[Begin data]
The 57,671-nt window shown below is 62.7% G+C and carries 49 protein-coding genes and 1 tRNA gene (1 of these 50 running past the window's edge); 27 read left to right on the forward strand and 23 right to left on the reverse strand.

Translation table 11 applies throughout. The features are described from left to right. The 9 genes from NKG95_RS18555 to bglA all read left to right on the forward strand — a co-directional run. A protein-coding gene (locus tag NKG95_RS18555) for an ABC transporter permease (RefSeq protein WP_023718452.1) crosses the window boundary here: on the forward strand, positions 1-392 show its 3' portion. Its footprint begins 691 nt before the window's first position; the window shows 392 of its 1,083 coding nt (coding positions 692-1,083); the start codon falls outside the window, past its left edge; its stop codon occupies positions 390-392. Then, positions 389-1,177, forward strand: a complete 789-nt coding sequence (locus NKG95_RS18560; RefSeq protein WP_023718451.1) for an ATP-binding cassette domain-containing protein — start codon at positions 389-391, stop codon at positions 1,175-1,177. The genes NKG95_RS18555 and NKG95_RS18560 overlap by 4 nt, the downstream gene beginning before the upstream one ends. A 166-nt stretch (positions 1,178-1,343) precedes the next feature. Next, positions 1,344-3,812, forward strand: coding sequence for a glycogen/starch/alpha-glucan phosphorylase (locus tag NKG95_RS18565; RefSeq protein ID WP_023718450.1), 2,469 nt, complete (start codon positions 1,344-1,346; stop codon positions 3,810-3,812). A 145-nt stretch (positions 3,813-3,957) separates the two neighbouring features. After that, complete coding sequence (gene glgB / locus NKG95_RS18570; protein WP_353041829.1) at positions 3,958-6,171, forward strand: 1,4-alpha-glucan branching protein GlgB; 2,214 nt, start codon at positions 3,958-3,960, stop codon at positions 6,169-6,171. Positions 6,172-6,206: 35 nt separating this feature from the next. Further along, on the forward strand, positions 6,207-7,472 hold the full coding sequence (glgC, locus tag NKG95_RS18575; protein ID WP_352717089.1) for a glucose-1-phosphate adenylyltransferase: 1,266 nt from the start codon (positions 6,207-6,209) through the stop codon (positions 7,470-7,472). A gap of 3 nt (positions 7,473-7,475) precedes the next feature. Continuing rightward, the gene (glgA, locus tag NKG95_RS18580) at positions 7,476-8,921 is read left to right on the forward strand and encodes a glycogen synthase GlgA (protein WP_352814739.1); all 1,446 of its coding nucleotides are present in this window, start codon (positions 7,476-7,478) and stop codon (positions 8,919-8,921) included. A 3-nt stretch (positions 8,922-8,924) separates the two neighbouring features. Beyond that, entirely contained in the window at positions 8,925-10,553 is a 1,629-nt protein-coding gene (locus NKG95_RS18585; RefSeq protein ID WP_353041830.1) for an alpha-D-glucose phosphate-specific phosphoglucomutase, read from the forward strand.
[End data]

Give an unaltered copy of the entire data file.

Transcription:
The 57,671-nt window shown below is 62.7% G+C and carries 49 protein-coding genes and 1 tRNA gene (1 of these 50 running past the window's edge); 27 read left to right on the forward strand and 23 right to left on the reverse strand.

Translation table 11 applies throughout. The features are described from left to right. The 9 genes from NKG95_RS18555 to bglA all read left to right on the forward strand — a co-directional run. A protein-coding gene (locus tag NKG95_RS18555) for an ABC transporter permease (RefSeq protein WP_023718452.1) crosses the window boundary here: on the forward strand, positions 1-392 show its 3' portion. Its footprint begins 691 nt before the window's first position; the window shows 392 of its 1,083 coding nt (coding positions 692-1,083); the start codon falls outside the window, past its left edge; its stop codon occupies positions 390-392. Then, positions 389-1,177, forward strand: a complete 789-nt coding sequence (locus NKG95_RS18560; RefSeq protein WP_023718451.1) for an ATP-binding cassette domain-containing protein — start codon at positions 389-391, stop codon at positions 1,175-1,177. The genes NKG95_RS18555 and NKG95_RS18560 overlap by 4 nt, the downstream gene beginning before the upstream one ends. A 166-nt stretch (positions 1,178-1,343) precedes the next feature. Next, positions 1,344-3,812, forward strand: coding sequence for a glycogen/starch/alpha-glucan phosphorylase (locus tag NKG95_RS18565; RefSeq protein ID WP_023718450.1), 2,469 nt, complete (start codon positions 1,344-1,346; stop codon positions 3,810-3,812). A 145-nt stretch (positions 3,813-3,957) separates the two neighbouring features. After that, complete coding sequence (gene glgB / locus NKG95_RS18570; protein WP_353041829.1) at positions 3,958-6,171, forward strand: 1,4-alpha-glucan branching protein GlgB; 2,214 nt, start codon at positions 3,958-3,960, stop codon at positions 6,169-6,171. Positions 6,172-6,206: 35 nt separating this feature from the next. Further along, on the forward strand, positions 6,207-7,472 hold the full coding sequence (glgC, locus tag NKG95_RS18575; protein ID WP_352717089.1) for a glucose-1-phosphate adenylyltransferase: 1,266 nt from the start codon (positions 6,207-6,209) through the stop codon (positions 7,470-7,472). A gap of 3 nt (positions 7,473-7,475) precedes the next feature. Continuing rightward, the gene (glgA, locus tag NKG95_RS18580) at positions 7,476-8,921 is read left to right on the forward strand and encodes a glycogen synthase GlgA (protein WP_352814739.1); all 1,446 of its coding nucleotides are present in this window, start codon (positions 7,476-7,478) and stop codon (positions 8,919-8,921) included. A 3-nt stretch (positions 8,922-8,924) separates the two neighbouring features. Beyond that, entirely contained in the window at positions 8,925-10,553 is a 1,629-nt protein-coding gene (locus NKG95_RS18585; RefSeq protein ID WP_353041830.1) for an alpha-D-glucose phosphate-specific phosphoglucomutase, read from the forward strand.